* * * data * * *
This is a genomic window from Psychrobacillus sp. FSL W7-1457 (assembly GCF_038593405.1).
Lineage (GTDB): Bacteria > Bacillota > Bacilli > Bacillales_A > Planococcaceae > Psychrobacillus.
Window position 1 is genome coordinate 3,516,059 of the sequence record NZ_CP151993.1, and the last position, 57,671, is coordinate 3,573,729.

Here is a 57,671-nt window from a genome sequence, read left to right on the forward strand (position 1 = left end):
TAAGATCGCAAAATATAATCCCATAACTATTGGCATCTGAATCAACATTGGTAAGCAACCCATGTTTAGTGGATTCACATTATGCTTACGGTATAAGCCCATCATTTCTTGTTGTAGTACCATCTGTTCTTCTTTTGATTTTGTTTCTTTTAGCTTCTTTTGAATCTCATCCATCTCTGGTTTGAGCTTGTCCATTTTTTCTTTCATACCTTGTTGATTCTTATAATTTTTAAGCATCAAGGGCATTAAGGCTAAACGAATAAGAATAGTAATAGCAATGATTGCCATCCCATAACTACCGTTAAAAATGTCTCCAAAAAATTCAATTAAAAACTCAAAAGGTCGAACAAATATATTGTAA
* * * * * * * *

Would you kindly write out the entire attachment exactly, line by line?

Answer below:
This is a genomic window from Psychrobacillus sp. FSL W7-1457 (assembly GCF_038593405.1).
Lineage (GTDB): Bacteria > Bacillota > Bacilli > Bacillales_A > Planococcaceae > Psychrobacillus.
Window position 1 is genome coordinate 3,516,059 of the sequence record NZ_CP151993.1, and the last position, 57,671, is coordinate 3,573,729.

Here is a 57,671-nt window from a genome sequence, read left to right on the forward strand (position 1 = left end):
TAAGATCGCAAAATATAATCCCATAACTATTGGCATCTGAATCAACATTGGTAAGCAACCCATGTTTAGTGGATTCACATTATGCTTACGGTATAAGCCCATCATTTCTTGTTGTAGTACCATCTGTTCTTCTTTTGATTTTGTTTCTTTTAGCTTCTTTTGAATCTCATCCATCTCTGGTTTGAGCTTGTCCATTTTTTCTTTCATACCTTGTTGATTCTTATAATTTTTAAGCATCAAGGGCATTAAGGCTAAACGAATAAGAATAGTAATAGCAATGATTGCCATCCCATAACTACCGTTAAAAATGTCTCCAAAAAATTCAATTAAAAACTCAAAAGGTCGAACAAATATATTGTAA